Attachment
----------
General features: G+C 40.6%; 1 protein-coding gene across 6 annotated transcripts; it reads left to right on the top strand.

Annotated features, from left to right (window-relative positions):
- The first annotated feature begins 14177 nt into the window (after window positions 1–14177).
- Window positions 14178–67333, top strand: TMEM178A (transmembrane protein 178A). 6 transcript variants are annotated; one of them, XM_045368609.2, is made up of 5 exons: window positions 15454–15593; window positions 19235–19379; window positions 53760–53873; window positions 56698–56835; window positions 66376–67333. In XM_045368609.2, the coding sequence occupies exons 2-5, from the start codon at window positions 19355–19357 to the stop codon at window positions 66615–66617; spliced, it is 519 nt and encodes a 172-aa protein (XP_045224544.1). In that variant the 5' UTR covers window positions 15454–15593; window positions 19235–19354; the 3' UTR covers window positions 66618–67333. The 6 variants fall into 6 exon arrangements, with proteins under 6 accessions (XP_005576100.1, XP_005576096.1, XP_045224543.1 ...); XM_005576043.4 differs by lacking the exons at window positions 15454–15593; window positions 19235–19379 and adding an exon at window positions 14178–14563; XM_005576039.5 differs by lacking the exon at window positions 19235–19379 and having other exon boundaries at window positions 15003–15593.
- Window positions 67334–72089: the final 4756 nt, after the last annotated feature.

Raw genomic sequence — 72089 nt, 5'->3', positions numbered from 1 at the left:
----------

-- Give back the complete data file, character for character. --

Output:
General features: G+C 40.6%; 1 protein-coding gene across 6 annotated transcripts; it reads left to right on the top strand.

Annotated features, from left to right (window-relative positions):
- The first annotated feature begins 14177 nt into the window (after window positions 1–14177).
- Window positions 14178–67333, top strand: TMEM178A (transmembrane protein 178A). 6 transcript variants are annotated; one of them, XM_045368609.2, is made up of 5 exons: window positions 15454–15593; window positions 19235–19379; window positions 53760–53873; window positions 56698–56835; window positions 66376–67333. In XM_045368609.2, the coding sequence occupies exons 2-5, from the start codon at window positions 19355–19357 to the stop codon at window positions 66615–66617; spliced, it is 519 nt and encodes a 172-aa protein (XP_045224544.1). In that variant the 5' UTR covers window positions 15454–15593; window positions 19235–19354; the 3' UTR covers window positions 66618–67333. The 6 variants fall into 6 exon arrangements, with proteins under 6 accessions (XP_005576100.1, XP_005576096.1, XP_045224543.1 ...); XM_005576043.4 differs by lacking the exons at window positions 15454–15593; window positions 19235–19379 and adding an exon at window positions 14178–14563; XM_005576039.5 differs by lacking the exon at window positions 19235–19379 and having other exon boundaries at window positions 15003–15593.
- Window positions 67334–72089: the final 4756 nt, after the last annotated feature.

Raw genomic sequence — 72089 nt, 5'->3', positions numbered from 1 at the left: